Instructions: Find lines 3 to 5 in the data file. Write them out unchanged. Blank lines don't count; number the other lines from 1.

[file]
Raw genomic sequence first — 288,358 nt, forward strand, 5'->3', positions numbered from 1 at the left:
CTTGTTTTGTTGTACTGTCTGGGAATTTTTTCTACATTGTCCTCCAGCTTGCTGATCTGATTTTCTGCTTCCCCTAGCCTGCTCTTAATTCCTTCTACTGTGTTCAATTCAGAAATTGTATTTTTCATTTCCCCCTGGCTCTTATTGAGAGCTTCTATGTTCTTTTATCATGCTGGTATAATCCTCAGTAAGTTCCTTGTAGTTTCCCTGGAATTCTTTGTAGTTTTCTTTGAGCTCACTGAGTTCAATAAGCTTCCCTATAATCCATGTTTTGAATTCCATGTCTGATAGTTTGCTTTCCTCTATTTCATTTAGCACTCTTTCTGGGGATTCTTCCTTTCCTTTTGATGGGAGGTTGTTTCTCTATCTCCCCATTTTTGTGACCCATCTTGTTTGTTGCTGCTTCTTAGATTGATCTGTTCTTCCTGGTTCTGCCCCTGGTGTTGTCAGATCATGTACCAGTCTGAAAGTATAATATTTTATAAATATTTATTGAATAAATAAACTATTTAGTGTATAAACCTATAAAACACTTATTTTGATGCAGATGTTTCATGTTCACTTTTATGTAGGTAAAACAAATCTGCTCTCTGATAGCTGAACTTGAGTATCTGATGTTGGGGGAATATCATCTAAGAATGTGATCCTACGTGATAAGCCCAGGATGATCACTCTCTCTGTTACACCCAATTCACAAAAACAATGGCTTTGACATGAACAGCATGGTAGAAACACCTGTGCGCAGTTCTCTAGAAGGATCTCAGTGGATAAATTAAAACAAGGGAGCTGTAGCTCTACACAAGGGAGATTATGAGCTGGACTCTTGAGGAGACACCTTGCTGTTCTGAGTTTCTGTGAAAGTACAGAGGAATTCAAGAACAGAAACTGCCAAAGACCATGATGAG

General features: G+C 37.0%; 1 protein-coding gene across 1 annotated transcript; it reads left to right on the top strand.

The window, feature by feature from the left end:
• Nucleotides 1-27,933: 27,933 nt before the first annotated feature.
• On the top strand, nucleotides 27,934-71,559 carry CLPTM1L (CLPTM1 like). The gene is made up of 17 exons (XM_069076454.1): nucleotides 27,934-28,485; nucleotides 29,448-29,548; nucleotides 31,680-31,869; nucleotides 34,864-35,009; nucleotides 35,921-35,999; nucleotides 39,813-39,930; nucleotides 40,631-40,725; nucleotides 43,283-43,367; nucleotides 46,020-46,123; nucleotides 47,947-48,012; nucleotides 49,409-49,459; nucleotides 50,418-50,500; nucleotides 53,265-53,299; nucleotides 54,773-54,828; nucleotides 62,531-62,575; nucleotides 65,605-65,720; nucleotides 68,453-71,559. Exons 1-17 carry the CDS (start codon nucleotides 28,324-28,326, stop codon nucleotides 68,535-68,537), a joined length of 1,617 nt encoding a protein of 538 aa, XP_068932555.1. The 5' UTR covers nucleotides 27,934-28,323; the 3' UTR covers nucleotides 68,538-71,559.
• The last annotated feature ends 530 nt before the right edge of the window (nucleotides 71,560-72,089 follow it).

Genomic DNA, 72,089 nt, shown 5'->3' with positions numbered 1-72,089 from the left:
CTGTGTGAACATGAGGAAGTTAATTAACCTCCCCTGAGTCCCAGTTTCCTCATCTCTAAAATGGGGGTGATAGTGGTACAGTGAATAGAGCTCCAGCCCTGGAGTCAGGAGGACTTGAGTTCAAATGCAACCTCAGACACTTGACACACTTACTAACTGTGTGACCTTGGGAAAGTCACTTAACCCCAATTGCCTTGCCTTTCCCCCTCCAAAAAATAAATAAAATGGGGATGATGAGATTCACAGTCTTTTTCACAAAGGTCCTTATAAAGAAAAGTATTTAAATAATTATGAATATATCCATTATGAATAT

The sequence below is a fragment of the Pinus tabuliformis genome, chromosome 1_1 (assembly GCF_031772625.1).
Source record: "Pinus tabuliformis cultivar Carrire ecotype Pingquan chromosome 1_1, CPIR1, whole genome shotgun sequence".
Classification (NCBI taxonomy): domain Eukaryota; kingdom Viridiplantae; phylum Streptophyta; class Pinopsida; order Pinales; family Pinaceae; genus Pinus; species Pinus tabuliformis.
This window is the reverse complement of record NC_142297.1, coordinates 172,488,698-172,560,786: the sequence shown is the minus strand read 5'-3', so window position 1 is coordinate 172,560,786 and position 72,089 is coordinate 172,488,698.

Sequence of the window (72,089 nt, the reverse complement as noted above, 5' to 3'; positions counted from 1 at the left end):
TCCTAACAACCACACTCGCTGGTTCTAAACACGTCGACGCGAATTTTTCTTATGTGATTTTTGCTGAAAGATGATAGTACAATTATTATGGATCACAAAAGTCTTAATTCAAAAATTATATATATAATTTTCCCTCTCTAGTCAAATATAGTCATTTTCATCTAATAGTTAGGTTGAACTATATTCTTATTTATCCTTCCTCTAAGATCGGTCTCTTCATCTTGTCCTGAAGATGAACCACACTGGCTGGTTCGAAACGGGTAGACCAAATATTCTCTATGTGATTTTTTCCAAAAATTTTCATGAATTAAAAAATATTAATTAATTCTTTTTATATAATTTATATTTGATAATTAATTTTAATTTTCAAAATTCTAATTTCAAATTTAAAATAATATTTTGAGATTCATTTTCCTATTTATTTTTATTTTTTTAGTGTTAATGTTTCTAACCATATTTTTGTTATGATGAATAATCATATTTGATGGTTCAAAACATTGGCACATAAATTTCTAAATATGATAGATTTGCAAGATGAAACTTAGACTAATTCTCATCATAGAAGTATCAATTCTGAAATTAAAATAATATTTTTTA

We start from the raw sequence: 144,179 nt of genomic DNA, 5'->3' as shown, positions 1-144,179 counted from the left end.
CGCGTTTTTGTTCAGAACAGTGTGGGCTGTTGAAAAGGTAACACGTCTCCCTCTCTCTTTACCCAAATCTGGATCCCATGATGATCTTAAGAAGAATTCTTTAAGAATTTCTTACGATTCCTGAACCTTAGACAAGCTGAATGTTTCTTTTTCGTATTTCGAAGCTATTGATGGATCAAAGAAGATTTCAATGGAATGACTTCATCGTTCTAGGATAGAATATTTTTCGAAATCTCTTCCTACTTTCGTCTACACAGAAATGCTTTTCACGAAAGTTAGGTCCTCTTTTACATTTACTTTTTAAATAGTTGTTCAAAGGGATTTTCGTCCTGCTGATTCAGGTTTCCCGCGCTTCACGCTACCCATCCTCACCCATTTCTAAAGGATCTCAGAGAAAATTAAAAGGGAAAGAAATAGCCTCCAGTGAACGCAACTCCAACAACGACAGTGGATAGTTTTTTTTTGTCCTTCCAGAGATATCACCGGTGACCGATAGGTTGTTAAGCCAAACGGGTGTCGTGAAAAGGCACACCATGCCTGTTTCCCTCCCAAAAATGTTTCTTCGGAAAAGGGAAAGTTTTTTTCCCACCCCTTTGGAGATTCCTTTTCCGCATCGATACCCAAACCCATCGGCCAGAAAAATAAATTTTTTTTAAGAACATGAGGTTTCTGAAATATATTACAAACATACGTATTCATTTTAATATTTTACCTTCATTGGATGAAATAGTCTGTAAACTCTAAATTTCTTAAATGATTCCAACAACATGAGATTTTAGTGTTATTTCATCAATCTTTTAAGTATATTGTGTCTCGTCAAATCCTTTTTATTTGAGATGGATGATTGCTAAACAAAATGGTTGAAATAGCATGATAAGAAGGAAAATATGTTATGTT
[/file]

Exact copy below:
General features: G+C 37.0%; 1 protein-coding gene across 1 annotated transcript; it reads left to right on the top strand.

The window, feature by feature from the left end:
• Nucleotides 1-27,933: 27,933 nt before the first annotated feature.